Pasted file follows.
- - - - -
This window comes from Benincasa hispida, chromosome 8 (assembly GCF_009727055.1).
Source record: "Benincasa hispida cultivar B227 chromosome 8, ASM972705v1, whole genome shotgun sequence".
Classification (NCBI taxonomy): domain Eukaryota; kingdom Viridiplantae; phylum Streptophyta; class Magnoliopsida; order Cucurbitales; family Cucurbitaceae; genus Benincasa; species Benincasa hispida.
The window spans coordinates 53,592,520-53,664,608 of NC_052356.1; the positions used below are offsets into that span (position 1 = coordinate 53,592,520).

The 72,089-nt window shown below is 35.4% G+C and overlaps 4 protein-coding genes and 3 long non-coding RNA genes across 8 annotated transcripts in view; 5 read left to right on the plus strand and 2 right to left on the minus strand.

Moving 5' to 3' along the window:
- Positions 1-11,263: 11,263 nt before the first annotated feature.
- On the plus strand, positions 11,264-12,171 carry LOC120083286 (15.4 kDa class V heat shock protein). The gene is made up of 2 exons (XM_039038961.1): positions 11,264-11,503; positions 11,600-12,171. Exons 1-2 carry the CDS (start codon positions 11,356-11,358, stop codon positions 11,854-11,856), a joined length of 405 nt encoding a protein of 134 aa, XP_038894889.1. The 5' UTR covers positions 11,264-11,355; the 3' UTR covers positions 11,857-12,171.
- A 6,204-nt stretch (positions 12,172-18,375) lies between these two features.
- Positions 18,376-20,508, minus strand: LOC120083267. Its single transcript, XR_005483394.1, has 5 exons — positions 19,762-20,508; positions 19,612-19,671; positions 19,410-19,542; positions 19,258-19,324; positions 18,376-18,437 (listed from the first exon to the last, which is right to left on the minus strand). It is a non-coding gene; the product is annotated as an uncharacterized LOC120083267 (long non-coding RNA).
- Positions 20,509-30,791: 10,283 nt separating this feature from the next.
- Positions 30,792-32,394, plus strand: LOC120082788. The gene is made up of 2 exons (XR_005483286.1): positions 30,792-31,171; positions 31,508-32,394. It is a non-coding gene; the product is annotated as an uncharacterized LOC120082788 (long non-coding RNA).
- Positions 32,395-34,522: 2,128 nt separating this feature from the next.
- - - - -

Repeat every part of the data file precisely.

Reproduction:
This window comes from Benincasa hispida, chromosome 8 (assembly GCF_009727055.1).
Source record: "Benincasa hispida cultivar B227 chromosome 8, ASM972705v1, whole genome shotgun sequence".
Classification (NCBI taxonomy): domain Eukaryota; kingdom Viridiplantae; phylum Streptophyta; class Magnoliopsida; order Cucurbitales; family Cucurbitaceae; genus Benincasa; species Benincasa hispida.
The window spans coordinates 53,592,520-53,664,608 of NC_052356.1; the positions used below are offsets into that span (position 1 = coordinate 53,592,520).

The 72,089-nt window shown below is 35.4% G+C and overlaps 4 protein-coding genes and 3 long non-coding RNA genes across 8 annotated transcripts in view; 5 read left to right on the plus strand and 2 right to left on the minus strand.

Moving 5' to 3' along the window:
- Positions 1-11,263: 11,263 nt before the first annotated feature.
- On the plus strand, positions 11,264-12,171 carry LOC120083286 (15.4 kDa class V heat shock protein). The gene is made up of 2 exons (XM_039038961.1): positions 11,264-11,503; positions 11,600-12,171. Exons 1-2 carry the CDS (start codon positions 11,356-11,358, stop codon positions 11,854-11,856), a joined length of 405 nt encoding a protein of 134 aa, XP_038894889.1. The 5' UTR covers positions 11,264-11,355; the 3' UTR covers positions 11,857-12,171.
- A 6,204-nt stretch (positions 12,172-18,375) lies between these two features.
- Positions 18,376-20,508, minus strand: LOC120083267. Its single transcript, XR_005483394.1, has 5 exons — positions 19,762-20,508; positions 19,612-19,671; positions 19,410-19,542; positions 19,258-19,324; positions 18,376-18,437 (listed from the first exon to the last, which is right to left on the minus strand). It is a non-coding gene; the product is annotated as an uncharacterized LOC120083267 (long non-coding RNA).
- Positions 20,509-30,791: 10,283 nt separating this feature from the next.
- Positions 30,792-32,394, plus strand: LOC120082788. The gene is made up of 2 exons (XR_005483286.1): positions 30,792-31,171; positions 31,508-32,394. It is a non-coding gene; the product is annotated as an uncharacterized LOC120082788 (long non-coding RNA).
- Positions 32,395-34,522: 2,128 nt separating this feature from the next.